The SF Gateway to offer out-of-print genre titles as eBooks

Gollancz, the science fiction and fantasy (SFF) imprint of the Orion Publishing Group, has announced the launch of what it claims will be the world’s largest digital SFF collection. The SF Gateway will make thousands of out-of-print titles by prominent genre authors available as eBooks.

Just to clarify, while the official press release refers to the SF Gateway as a ‘library’, the books are definitely for sale. The titles are out of print, but for the most part, are not out of copyright.

The SF Gateway was inspired by the success of the publisher’s Masterworks series. Gollancz’s Digital Publisher Darren Nash said, ‘The Masterworks series has been extraordinarily successful in republishing one or two key titles by a wide range of authors, but most of those authors had long careers in which they wrote dozens of novels which had fallen out of print. It seemed to us that eBooks would offer the ideal way to make them available again. This realization was the starting point for the SF Gateway.’

The SF Gateway will offer full backlists for all of the authors included in the collection. When it is launched in Fall, it will include more than a thousand books by almost a hundred authors. The publishers will continue to build the collection, and are aiming to offer more than 5,000 titles by 2014.

According to the press release, the authors to be included at the time of launch include:

Poul Anderson, Barrington J. Bayley, Gregory Benford, Michael Bishop, James P. Blaylock, James Blish, Marion Zimmer Bradley, John Brosnan, Fredric Brown, John Brunner, Algis Budrys, Kenneth Bulmer, Edgar Rice Burroughs, Pat Cadigan, John W. Campbell, Jr, Terry Carr, Arthur C. Clarke, Hal Clement, D.G. Compton, Michael G. Coney, Edmund Cooper, Richard Cowper, John Crowley, L. Sprague de Camp, Samuel R. Delany, Philip K. Dick, Gordon R. Dickson, Christopher Evans, Philip Jose Farmer, John Russell Fearn, Alan Dean Foster, Mary Gentle, Mark S. Geston, Joseph L. Green, Colin Greenland, Nicola Griffith, Joe Haldeman, Harry Harrison, Frank Herbert, Philip E. High, Robert Holdstock, Cecelia Holland, Robert E. Howard, Raymond F. Jones, Leigh Kennedy, Garry Kilworth, Damon Knight, Henry Kuttner, Tanith Lee, Murray Leinster, H.P. Lovecraft, Katherine MacLean, Barry N. Malzberg, Phillip Mann, David I. Masson, C.L. Moore, Ward Moore, Edgar Pangborn, Frederik Pohl, Rachel Pollack, Tim Powers, Mack Reynolds, Keith Roberts, Eric Frank Russell, Josephine Saxton, Bob Shaw, Robert Silverberg, Clifford D. Simak, Dan Simmons, John Sladek, Cordwainer Smith, E.E. ‘Doc’ Smith, Norman Spinrad, Olaf Stapledon, Theodore Sturgeon, William Tenn, Sheri S. Tepper, James Tiptree, Jr, E.C. Tubb, George Turner, Harry Turtledove, Jack Vance, Ian Watson, Ted White, Kate Wilhelm, Connie Willis, Robert Charles Wilson, Gene Wolfe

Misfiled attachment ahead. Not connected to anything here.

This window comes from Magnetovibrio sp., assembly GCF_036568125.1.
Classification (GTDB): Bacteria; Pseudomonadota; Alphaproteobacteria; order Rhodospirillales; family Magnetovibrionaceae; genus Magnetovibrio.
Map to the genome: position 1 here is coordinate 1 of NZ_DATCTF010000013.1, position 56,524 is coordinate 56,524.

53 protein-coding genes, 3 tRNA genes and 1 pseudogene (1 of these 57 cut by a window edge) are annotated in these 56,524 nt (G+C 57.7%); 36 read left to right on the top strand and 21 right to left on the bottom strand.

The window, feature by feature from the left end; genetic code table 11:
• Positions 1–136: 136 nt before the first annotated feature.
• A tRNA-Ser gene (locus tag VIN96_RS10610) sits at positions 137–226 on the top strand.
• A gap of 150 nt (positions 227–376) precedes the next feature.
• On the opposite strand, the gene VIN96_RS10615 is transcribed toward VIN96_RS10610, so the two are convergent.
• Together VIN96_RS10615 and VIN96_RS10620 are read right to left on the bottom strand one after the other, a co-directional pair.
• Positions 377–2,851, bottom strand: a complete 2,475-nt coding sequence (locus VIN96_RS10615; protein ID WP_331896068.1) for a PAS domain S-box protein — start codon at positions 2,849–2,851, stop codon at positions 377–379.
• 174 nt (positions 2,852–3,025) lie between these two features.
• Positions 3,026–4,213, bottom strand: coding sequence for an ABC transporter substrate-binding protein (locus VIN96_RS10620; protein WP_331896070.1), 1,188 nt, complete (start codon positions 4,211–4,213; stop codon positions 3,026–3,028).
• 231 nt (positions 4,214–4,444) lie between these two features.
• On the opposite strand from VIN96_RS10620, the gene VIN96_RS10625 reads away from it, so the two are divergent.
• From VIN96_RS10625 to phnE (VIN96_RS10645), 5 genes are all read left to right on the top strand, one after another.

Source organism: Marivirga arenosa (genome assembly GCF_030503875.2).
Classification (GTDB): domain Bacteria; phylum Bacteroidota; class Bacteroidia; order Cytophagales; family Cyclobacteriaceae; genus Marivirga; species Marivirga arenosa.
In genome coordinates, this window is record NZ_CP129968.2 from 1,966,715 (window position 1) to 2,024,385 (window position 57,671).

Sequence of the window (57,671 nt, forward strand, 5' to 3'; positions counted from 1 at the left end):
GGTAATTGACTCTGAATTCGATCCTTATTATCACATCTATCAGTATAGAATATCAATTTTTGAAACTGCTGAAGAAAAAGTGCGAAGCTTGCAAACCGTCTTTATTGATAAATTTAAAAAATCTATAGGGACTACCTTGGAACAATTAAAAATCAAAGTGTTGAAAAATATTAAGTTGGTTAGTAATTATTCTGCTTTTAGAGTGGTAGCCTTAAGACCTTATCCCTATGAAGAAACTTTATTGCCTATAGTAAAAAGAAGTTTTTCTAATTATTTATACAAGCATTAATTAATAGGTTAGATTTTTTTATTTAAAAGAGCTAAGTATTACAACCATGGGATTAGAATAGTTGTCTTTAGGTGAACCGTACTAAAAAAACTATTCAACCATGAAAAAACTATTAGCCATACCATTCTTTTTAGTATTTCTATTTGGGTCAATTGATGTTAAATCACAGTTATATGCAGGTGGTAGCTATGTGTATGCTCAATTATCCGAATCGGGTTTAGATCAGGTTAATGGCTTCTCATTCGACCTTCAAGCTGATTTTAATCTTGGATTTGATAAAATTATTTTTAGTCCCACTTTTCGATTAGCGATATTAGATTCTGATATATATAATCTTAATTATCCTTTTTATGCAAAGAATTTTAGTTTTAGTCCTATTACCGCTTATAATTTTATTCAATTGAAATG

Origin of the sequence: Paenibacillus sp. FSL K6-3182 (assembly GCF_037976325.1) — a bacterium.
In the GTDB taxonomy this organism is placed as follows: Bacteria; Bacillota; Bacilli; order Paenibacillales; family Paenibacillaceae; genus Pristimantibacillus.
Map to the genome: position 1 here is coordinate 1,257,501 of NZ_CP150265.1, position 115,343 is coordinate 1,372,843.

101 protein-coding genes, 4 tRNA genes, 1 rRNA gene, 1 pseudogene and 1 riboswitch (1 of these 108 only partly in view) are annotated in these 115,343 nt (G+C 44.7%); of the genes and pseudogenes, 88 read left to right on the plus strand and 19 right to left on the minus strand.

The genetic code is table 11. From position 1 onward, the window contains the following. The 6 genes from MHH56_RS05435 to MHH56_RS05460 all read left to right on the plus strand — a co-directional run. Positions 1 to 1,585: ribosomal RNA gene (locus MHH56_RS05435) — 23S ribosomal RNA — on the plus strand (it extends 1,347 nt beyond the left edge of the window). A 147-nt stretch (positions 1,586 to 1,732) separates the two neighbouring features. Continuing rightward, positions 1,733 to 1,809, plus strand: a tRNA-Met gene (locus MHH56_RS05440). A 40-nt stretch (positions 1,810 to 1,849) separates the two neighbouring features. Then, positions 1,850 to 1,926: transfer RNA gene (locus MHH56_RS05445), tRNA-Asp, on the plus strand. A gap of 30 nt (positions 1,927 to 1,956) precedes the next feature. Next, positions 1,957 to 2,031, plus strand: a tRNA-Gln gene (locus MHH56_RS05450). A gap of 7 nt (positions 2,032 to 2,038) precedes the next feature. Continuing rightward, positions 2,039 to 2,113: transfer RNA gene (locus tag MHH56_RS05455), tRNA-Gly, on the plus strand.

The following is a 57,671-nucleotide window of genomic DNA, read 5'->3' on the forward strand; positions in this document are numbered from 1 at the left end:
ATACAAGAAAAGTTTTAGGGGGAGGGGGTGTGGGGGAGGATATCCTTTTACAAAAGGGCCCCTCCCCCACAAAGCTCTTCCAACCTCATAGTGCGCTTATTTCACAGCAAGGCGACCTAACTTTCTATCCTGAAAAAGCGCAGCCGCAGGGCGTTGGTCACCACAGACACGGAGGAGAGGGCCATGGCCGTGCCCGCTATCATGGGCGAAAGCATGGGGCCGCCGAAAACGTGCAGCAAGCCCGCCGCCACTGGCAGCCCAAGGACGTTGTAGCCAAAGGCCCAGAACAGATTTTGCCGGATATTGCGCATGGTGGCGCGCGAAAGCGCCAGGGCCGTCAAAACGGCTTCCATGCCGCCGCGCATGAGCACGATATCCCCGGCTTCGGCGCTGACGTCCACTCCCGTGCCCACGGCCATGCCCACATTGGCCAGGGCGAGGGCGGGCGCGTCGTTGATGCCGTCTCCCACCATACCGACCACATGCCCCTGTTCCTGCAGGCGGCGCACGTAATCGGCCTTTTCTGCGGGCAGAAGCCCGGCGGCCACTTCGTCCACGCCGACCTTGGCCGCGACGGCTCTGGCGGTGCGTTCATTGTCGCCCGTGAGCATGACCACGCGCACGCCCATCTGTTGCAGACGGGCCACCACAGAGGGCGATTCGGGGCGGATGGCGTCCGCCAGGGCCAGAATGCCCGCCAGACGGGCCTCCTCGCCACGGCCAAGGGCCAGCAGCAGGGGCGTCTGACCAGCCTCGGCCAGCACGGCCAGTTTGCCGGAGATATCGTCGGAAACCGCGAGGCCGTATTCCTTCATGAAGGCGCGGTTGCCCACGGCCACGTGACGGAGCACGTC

Going by the SF Gateway’s official Twitter feed, pricing should be comparable to other eBooks, which is to say that they will probably be just a tad cheaper than paper books. It was also tweeted that the collection would be available in ‘the usual’ formats, presumably including at least PDF, EPUB and, I assume, MOBI/AZW. The eBooks will also reportedly be sold ‘through all the usual retail channels’, which I assume will include the likes of Amazon and Barnes and Noble.

Interestingly, the SF Gateway will be closely integrated with the online edition of The Encyclopedia of Science Fiction. The encyclopedia will provide information on the authors, and will include direct (read: retail) links to purchase books in the collection from online retailers. The SF Gateway site itself will act as a hub for the SFF community, allowing users to socialize and exchange recommendations.

Ahh, the news warms my nerdy heart! Perhaps the biggest single benefit of ‘going digital’ on an industry level is that, because nobody needs to worry about physical warehousing, the approach is eminently compatible with maintaining a large back-catalog.

Given fears that the surging popularity of eBooks will sound the death-knell of print publishing, it’s quite refreshing to see an eBook-based initiative bringing some lost classics back from the brink.

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About the Author: Dan Shea

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